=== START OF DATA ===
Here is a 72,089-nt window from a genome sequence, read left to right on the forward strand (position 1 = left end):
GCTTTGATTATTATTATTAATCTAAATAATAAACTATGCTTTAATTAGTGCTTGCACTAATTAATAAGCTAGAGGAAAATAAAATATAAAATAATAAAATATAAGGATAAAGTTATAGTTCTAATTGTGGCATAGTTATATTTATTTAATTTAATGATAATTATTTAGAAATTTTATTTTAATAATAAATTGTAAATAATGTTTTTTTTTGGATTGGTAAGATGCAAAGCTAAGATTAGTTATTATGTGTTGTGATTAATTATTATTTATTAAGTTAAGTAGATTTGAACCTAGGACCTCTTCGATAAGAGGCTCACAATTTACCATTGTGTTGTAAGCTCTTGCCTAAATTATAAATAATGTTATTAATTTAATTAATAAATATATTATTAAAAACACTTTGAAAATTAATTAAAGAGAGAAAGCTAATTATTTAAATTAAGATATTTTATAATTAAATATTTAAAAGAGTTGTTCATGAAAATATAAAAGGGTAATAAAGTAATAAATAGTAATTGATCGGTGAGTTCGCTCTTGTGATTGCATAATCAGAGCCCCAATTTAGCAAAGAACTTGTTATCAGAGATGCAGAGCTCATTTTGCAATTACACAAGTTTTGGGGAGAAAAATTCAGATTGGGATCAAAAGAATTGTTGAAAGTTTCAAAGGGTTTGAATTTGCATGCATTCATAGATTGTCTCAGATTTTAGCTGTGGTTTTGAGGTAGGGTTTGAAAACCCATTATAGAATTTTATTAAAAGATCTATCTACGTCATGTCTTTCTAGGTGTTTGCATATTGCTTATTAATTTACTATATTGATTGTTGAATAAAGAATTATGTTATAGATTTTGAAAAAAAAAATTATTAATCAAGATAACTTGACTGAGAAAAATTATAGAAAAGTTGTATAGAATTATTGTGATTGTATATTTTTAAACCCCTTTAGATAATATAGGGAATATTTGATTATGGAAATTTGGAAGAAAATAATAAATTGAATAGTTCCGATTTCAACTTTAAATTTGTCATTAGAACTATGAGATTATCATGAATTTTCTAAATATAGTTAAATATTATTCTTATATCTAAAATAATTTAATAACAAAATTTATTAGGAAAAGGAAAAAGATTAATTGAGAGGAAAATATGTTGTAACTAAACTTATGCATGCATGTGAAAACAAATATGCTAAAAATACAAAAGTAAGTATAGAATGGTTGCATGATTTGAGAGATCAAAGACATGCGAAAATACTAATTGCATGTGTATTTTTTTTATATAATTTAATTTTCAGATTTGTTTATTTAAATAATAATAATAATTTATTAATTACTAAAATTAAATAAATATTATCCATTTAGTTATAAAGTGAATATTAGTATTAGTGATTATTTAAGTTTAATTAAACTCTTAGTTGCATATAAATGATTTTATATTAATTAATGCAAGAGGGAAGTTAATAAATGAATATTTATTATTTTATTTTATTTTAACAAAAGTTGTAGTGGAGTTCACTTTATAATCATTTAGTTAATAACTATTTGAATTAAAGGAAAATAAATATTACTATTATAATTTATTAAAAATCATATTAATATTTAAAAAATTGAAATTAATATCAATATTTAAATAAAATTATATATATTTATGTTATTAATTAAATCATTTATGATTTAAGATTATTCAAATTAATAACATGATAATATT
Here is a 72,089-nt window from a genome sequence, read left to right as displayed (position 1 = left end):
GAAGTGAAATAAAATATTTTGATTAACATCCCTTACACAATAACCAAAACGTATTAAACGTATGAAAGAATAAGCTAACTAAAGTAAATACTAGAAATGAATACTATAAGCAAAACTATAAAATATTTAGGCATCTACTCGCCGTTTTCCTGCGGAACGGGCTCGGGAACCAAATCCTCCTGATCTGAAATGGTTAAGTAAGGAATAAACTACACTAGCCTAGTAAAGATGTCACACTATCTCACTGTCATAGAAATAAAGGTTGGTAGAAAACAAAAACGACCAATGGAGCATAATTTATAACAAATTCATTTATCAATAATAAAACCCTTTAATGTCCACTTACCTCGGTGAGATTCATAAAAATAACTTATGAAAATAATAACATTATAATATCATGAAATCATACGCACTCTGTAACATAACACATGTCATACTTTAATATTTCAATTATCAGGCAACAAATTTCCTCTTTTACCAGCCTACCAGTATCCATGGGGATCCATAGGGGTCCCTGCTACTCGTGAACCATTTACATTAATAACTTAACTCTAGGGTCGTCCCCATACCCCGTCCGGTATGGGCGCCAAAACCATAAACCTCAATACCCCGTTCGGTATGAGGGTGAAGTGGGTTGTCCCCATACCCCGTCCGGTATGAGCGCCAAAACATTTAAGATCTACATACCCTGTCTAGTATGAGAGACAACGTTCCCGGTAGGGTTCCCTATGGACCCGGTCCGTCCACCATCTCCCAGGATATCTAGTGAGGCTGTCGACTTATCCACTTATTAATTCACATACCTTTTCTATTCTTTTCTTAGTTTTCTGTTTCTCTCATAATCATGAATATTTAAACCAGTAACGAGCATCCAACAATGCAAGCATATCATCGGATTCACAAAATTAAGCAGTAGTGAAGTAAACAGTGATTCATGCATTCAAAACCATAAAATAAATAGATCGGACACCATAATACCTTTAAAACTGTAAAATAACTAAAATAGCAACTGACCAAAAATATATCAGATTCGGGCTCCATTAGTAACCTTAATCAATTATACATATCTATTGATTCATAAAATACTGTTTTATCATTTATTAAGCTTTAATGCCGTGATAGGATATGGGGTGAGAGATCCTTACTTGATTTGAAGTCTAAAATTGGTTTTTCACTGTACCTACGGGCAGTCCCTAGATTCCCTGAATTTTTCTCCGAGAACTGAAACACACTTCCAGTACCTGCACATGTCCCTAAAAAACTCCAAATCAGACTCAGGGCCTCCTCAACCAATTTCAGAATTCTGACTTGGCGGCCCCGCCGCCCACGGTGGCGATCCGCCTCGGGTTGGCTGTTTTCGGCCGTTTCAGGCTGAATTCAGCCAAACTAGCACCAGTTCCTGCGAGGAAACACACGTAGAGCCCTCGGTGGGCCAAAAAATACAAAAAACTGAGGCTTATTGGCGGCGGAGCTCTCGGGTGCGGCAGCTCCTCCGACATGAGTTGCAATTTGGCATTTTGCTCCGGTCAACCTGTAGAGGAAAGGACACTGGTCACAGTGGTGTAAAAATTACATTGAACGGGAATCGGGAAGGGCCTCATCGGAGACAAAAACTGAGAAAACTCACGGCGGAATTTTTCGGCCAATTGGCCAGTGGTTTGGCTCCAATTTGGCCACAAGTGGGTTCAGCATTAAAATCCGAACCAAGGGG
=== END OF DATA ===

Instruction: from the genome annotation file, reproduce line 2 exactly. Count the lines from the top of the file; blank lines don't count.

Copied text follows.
GCTTTGATTATTATTATTAATCTAAATAATAAACTATGCTTTAATTAGTGCTTGCACTAATTAATAAGCTAGAGGAAAATAAAATATAAAATAATAAAATATAAGGATAAAGTTATAGTTCTAATTGTGGCATAGTTATATTTATTTAATTTAATGATAATTATTTAGAAATTTTATTTTAATAATAAATTGTAAATAATGTTTTTTTTTGGATTGGTAAGATGCAAAGCTAAGATTAGTTATTATGTGTTGTGATTAATTATTATTTATTAAGTTAAGTAGATTTGAACCTAGGACCTCTTCGATAAGAGGCTCACAATTTACCATTGTGTTGTAAGCTCTTGCCTAAATTATAAATAATGTTATTAATTTAATTAATAAATATATTATTAAAAACACTTTGAAAATTAATTAAAGAGAGAAAGCTAATTATTTAAATTAAGATATTTTATAATTAAATATTTAAAAGAGTTGTTCATGAAAATATAAAAGGGTAATAAAGTAATAAATAGTAATTGATCGGTGAGTTCGCTCTTGTGATTGCATAATCAGAGCCCCAATTTAGCAAAGAACTTGTTATCAGAGATGCAGAGCTCATTTTGCAATTACACAAGTTTTGGGGAGAAAAATTCAGATTGGGATCAAAAGAATTGTTGAAAGTTTCAAAGGGTTTGAATTTGCATGCATTCATAGATTGTCTCAGATTTTAGCTGTGGTTTTGAGGTAGGGTTTGAAAACCCATTATAGAATTTTATTAAAAGATCTATCTACGTCATGTCTTTCTAGGTGTTTGCATATTGCTTATTAATTTACTATATTGATTGTTGAATAAAGAATTATGTTATAGATTTTGAAAAAAAAAATTATTAATCAAGATAACTTGACTGAGAAAAATTATAGAAAAGTTGTATAGAATTATTGTGATTGTATATTTTTAAACCCCTTTAGATAATATAGGGAATATTTGATTATGGAAATTTGGAAGAAAATAATAAATTGAATAGTTCCGATTTCAACTTTAAATTTGTCATTAGAACTATGAGATTATCATGAATTTTCTAAATATAGTTAAATATTATTCTTATATCTAAAATAATTTAATAACAAAATTTATTAGGAAAAGGAAAAAGATTAATTGAGAGGAAAATATGTTGTAACTAAACTTATGCATGCATGTGAAAACAAATATGCTAAAAATACAAAAGTAAGTATAGAATGGTTGCATGATTTGAGAGATCAAAGACATGCGAAAATACTAATTGCATGTGTATTTTTTTTATATAATTTAATTTTCAGATTTGTTTATTTAAATAATAATAATAATTTATTAATTACTAAAATTAAATAAATATTATCCATTTAGTTATAAAGTGAATATTAGTATTAGTGATTATTTAAGTTTAATTAAACTCTTAGTTGCATATAAATGATTTTATATTAATTAATGCAAGAGGGAAGTTAATAAATGAATATTTATTATTTTATTTTATTTTAACAAAAGTTGTAGTGGAGTTCACTTTATAATCATTTAGTTAATAACTATTTGAATTAAAGGAAAATAAATATTACTATTATAATTTATTAAAAATCATATTAATATTTAAAAAATTGAAATTAATATCAATATTTAAATAAAATTATATATATTTATGTTATTAATTAAATCATTTATGATTTAAGATTATTCAAATTAATAACATGATAATATT